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Strasburg-mania hits DC

Chris Ruddick, MLB Editor

Rounding Third Logo Philadelphia, PA (Sports Network) - The eyes of the baseball universe will be on the District of Columbia Tuesday.

Wait...what?

That's right, for one night, maybe the home office of Major League Baseball will be Nationals Park, as 21-year-old right-hander Stephen Strasburg makes his long-awaited major league debut.

As if there wasn't enough buzz around the nation's capital, Strasburg's initial appearance comes on the heels of the Nationals selecting another wunderkind in 17-year-old Bryce Harper as the No. 1 overall pick in the first- year player draft.

So, no matter what people in Baltimore might have you believe, baseball is indeed alive and kicking in the Capital Beltway.

Don't believe me? Try getting a ticket for tonight's contest. The Nationals released standing room only tickets on Monday and due to over 200 media requests, team officials were forced to turn a dining room area into a makeshift workspace.

Some people are speculating that scalpers will be asking between $500-$1,000 on the street to see perhaps the most-hyped debut ever. Could anyone have imagined this kind of demand for a Nationals-Pirates tilt in early June?

It is Strasburg's world, though, and we are all just visiting.


Stephen Strasburg makes his long-awaited major league debut.
ESPN is planning on doing its Baseball Tonight telecast from Nationals Park, and the game will be broadcast nationally on the MLB Network with the A-Team of Bob Costas, John Smoltz and Jim Kaat calling the game.

It may be hype, but Strasburg has done nothing to temper the buzz. Armed with a 100-mph fastball, last year's top overall pick went a combined 7-2 with a 1.30 earned run average in 11 combined starts at Double-A Harrisburg and Triple-A Syracuse.

He allowed eight earned runs, including just four with Syracuse, over 55 1/3 innings while striking out 65 batters and allowing just one homer. In his final minor-league start last Tuesday with the Chiefs, the San Diego State product hurled five scoreless innings.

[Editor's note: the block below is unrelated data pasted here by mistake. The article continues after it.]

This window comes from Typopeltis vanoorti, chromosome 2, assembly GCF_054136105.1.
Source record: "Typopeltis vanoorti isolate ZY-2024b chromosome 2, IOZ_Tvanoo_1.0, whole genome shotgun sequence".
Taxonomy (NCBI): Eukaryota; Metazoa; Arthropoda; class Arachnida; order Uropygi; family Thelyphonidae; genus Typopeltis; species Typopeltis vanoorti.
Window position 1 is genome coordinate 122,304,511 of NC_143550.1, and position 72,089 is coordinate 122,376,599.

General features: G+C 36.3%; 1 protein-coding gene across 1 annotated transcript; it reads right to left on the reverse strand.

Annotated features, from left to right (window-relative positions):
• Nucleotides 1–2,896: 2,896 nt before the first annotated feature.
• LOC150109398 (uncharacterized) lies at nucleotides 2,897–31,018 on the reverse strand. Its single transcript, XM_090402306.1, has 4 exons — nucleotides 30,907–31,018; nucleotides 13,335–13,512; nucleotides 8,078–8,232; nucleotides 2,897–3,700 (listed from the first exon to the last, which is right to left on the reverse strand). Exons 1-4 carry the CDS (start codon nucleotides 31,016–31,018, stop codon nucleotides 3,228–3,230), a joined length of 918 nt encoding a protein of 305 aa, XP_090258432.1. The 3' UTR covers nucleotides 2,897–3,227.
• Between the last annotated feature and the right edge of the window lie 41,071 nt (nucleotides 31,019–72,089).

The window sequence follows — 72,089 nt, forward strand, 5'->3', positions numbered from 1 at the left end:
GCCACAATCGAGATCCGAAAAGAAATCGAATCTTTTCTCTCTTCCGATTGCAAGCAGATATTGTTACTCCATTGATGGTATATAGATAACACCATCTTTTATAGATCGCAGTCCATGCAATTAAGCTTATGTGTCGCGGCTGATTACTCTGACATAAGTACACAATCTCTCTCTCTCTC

I said a few weeks back he was probably ready right when he was drafted, but tonight the Nationals get to show the baseball world that they indeed may be ready to compete.

Washington's goal was to change the identity of a team, which has been the doormat of the National League East since moving to the nation's capital in 2005. The Nationals have finished last in the division in three of the four years since moving from Montreal, where the franchise ended its stay as a last- place team in 2004.

With Strasburg already in the fold, the Nationals hope they have added his complement at the plate in Harper.

While he may not carry quite as much hype as Strasburg, Harper's exploits have almost become legendary. He has already graced the cover of Sports Illustrated, while being dubbed the "LeBron James of Baseball." As per agent Scott Boras' advice, Harper skipped his final two years of high school, received his GED and enrolled in a wood-bat junior college league to get him in the draft a year early.

Despite being just 17 years old, Harper starred for the College of Southern Nevada, hitting .443 with 31 home runs, 98 RBI, a .987 slugging percentage and a .526 on-base-percentage in 66 games.

Harper put on a show at the National Junior College World Series, as he hit for the cycle while going 6-for-7, then finished 2-for-5 in the first game of a doubleheader before going 6-for-6 with four home runs in Game 2.

However, his college career ended shortly thereafter, as he was ejected in the next game he played and suspended for the remainder of the tournament. The ejection and a few other events at the JUCO World Series further emphasized the one downside to Harper - his maturity level.

One thing to watch early on for Harper will be how he handles a slump, something he has really never encountered at any level. By all accounts he has a lot of growing up to do. How he handles that will go a long way in determining if he is just hype or indeed a baseball prodigy.

Either way, Harper, is probably three or four years away from ever making a difference in DC. He is phase two of general manager Mike Rizzo's plan. Phase one begins tonight with Strasburg.

Comments? Criticism? Applause? Contact Chris Ruddick at cruddick@sportsnetwork.com.

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